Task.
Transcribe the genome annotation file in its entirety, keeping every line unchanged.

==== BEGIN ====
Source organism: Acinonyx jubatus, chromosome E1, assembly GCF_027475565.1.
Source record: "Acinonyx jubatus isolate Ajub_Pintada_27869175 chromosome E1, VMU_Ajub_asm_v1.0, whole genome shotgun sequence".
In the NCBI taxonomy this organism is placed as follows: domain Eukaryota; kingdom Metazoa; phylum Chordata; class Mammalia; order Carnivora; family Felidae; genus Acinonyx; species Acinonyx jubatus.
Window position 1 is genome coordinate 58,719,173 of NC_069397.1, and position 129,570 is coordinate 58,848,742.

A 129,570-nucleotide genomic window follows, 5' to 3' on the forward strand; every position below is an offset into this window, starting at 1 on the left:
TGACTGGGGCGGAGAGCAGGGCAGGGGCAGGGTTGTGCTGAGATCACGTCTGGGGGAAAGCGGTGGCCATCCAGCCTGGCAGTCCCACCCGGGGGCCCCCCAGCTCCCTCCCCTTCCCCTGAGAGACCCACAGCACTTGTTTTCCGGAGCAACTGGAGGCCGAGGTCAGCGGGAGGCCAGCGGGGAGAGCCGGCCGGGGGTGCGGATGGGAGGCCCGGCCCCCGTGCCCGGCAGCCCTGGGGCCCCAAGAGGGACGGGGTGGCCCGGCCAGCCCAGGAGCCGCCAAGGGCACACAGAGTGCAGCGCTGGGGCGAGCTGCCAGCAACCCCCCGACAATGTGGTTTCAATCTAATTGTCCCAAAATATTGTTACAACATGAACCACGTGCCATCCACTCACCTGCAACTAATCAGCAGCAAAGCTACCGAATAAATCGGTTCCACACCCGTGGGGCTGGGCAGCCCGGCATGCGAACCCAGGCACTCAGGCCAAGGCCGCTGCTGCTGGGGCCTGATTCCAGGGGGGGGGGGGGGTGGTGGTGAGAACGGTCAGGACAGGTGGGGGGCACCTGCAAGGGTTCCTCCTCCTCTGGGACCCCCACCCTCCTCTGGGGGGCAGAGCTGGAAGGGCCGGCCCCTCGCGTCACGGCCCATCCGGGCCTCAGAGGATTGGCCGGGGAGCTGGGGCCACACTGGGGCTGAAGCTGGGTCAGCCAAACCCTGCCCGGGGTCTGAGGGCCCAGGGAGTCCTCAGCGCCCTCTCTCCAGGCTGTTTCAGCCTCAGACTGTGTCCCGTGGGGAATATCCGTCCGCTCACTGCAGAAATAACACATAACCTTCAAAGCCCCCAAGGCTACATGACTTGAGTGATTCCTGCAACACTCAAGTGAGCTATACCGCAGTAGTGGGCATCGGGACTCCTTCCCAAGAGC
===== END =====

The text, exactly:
Source organism: Acinonyx jubatus, chromosome E1, assembly GCF_027475565.1.
Source record: "Acinonyx jubatus isolate Ajub_Pintada_27869175 chromosome E1, VMU_Ajub_asm_v1.0, whole genome shotgun sequence".
In the NCBI taxonomy this organism is placed as follows: domain Eukaryota; kingdom Metazoa; phylum Chordata; class Mammalia; order Carnivora; family Felidae; genus Acinonyx; species Acinonyx jubatus.
Window position 1 is genome coordinate 58,719,173 of NC_069397.1, and position 129,570 is coordinate 58,848,742.

A 129,570-nucleotide genomic window follows, 5' to 3' on the forward strand; every position below is an offset into this window, starting at 1 on the left:
TGACTGGGGCGGAGAGCAGGGCAGGGGCAGGGTTGTGCTGAGATCACGTCTGGGGGAAAGCGGTGGCCATCCAGCCTGGCAGTCCCACCCGGGGGCCCCCCAGCTCCCTCCCCTTCCCCTGAGAGACCCACAGCACTTGTTTTCCGGAGCAACTGGAGGCCGAGGTCAGCGGGAGGCCAGCGGGGAGAGCCGGCCGGGGGTGCGGATGGGAGGCCCGGCCCCCGTGCCCGGCAGCCCTGGGGCCCCAAGAGGGACGGGGTGGCCCGGCCAGCCCAGGAGCCGCCAAGGGCACACAGAGTGCAGCGCTGGGGCGAGCTGCCAGCAACCCCCCGACAATGTGGTTTCAATCTAATTGTCCCAAAATATTGTTACAACATGAACCACGTGCCATCCACTCACCTGCAACTAATCAGCAGCAAAGCTACCGAATAAATCGGTTCCACACCCGTGGGGCTGGGCAGCCCGGCATGCGAACCCAGGCACTCAGGCCAAGGCCGCTGCTGCTGGGGCCTGATTCCAGGGGGGGGGGGGGGTGGTGGTGAGAACGGTCAGGACAGGTGGGGGGCACCTGCAAGGGTTCCTCCTCCTCTGGGACCCCCACCCTCCTCTGGGGGGCAGAGCTGGAAGGGCCGGCCCCTCGCGTCACGGCCCATCCGGGCCTCAGAGGATTGGCCGGGGAGCTGGGGCCACACTGGGGCTGAAGCTGGGTCAGCCAAACCCTGCCCGGGGTCTGAGGGCCCAGGGAGTCCTCAGCGCCCTCTCTCCAGGCTGTTTCAGCCTCAGACTGTGTCCCGTGGGGAATATCCGTCCGCTCACTGCAGAAATAACACATAACCTTCAAAGCCCCCAAGGCTACATGACTTGAGTGATTCCTGCAACACTCAAGTGAGCTATACCGCAGTAGTGGGCATCGGGACTCCTTCCCAAGAGC